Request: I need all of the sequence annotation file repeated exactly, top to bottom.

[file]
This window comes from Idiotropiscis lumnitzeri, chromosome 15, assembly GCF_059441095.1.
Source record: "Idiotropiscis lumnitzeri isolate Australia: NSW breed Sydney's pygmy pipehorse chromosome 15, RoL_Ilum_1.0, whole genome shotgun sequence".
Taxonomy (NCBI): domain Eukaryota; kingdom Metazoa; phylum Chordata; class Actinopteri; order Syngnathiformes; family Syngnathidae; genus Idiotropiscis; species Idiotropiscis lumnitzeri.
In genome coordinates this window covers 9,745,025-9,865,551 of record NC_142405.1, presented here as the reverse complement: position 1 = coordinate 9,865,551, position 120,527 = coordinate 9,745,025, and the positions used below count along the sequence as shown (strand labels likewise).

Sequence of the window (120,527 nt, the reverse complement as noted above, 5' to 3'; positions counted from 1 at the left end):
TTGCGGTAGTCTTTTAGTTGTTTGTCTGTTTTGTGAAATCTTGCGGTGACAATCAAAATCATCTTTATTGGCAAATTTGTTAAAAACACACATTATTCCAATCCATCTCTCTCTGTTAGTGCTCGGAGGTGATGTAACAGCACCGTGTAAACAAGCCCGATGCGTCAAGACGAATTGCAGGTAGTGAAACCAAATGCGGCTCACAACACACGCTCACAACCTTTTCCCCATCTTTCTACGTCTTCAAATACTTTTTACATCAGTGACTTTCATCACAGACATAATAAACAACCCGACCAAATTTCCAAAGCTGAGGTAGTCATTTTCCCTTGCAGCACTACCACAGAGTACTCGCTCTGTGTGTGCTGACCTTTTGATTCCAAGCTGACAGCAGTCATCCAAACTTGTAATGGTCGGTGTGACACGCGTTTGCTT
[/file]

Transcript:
This window comes from Idiotropiscis lumnitzeri, chromosome 15, assembly GCF_059441095.1.
Source record: "Idiotropiscis lumnitzeri isolate Australia: NSW breed Sydney's pygmy pipehorse chromosome 15, RoL_Ilum_1.0, whole genome shotgun sequence".
Taxonomy (NCBI): domain Eukaryota; kingdom Metazoa; phylum Chordata; class Actinopteri; order Syngnathiformes; family Syngnathidae; genus Idiotropiscis; species Idiotropiscis lumnitzeri.
In genome coordinates this window covers 9,745,025-9,865,551 of record NC_142405.1, presented here as the reverse complement: position 1 = coordinate 9,865,551, position 120,527 = coordinate 9,745,025, and the positions used below count along the sequence as shown (strand labels likewise).

Sequence of the window (120,527 nt, the reverse complement as noted above, 5' to 3'; positions counted from 1 at the left end):
TTGCGGTAGTCTTTTAGTTGTTTGTCTGTTTTGTGAAATCTTGCGGTGACAATCAAAATCATCTTTATTGGCAAATTTGTTAAAAACACACATTATTCCAATCCATCTCTCTCTGTTAGTGCTCGGAGGTGATGTAACAGCACCGTGTAAACAAGCCCGATGCGTCAAGACGAATTGCAGGTAGTGAAACCAAATGCGGCTCACAACACACGCTCACAACCTTTTCCCCATCTTTCTACGTCTTCAAATACTTTTTACATCAGTGACTTTCATCACAGACATAATAAACAACCCGACCAAATTTCCAAAGCTGAGGTAGTCATTTTCCCTTGCAGCACTACCACAGAGTACTCGCTCTGTGTGTGCTGACCTTTTGATTCCAAGCTGACAGCAGTCATCCAAACTTGTAATGGTCGGTGTGACACGCGTTTGCTT